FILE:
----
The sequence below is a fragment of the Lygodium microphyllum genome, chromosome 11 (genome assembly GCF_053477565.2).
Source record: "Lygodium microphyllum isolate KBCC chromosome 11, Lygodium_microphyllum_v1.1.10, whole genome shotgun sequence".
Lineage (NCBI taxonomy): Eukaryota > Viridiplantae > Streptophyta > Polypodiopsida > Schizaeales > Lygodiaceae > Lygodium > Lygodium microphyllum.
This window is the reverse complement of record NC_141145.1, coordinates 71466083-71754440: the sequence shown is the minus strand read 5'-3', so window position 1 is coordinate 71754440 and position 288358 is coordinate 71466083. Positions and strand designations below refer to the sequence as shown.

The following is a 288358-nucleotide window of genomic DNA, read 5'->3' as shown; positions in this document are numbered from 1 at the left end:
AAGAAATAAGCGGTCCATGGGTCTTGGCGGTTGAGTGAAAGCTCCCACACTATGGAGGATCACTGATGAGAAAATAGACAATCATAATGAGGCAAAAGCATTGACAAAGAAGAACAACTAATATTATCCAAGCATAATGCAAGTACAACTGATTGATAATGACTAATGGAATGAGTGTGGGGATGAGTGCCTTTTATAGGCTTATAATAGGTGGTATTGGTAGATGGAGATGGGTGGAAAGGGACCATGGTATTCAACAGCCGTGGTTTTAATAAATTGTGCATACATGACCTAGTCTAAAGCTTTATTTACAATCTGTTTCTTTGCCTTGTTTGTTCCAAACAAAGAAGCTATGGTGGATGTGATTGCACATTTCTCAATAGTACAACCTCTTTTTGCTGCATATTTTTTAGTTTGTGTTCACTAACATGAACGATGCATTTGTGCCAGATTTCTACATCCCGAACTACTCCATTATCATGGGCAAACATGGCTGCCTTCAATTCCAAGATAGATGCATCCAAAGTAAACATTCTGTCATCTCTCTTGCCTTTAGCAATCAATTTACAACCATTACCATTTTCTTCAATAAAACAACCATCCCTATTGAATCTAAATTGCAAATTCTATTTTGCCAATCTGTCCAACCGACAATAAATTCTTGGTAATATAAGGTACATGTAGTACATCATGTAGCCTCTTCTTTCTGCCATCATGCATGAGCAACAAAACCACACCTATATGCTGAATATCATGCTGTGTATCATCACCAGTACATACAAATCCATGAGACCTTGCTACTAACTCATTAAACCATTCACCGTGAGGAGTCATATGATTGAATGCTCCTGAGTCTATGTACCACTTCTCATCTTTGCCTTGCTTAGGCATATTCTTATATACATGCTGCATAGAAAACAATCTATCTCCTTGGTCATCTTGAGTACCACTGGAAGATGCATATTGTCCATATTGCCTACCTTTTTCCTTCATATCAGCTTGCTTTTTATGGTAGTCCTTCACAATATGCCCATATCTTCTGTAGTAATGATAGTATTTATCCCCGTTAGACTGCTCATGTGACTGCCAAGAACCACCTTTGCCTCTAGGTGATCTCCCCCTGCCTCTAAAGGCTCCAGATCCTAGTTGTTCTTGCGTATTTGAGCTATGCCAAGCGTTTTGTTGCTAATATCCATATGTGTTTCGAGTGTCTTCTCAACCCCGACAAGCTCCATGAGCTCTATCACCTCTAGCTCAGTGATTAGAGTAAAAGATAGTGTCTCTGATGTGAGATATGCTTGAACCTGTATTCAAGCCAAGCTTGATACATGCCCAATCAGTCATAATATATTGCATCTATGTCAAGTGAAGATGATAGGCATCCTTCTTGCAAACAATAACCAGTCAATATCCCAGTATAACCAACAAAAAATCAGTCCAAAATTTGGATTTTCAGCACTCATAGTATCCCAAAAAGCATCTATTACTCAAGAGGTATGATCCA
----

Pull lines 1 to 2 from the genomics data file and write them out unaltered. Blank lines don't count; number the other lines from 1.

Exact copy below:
The sequence below is a fragment of the Lygodium microphyllum genome, chromosome 11 (genome assembly GCF_053477565.2).
Source record: "Lygodium microphyllum isolate KBCC chromosome 11, Lygodium_microphyllum_v1.1.10, whole genome shotgun sequence".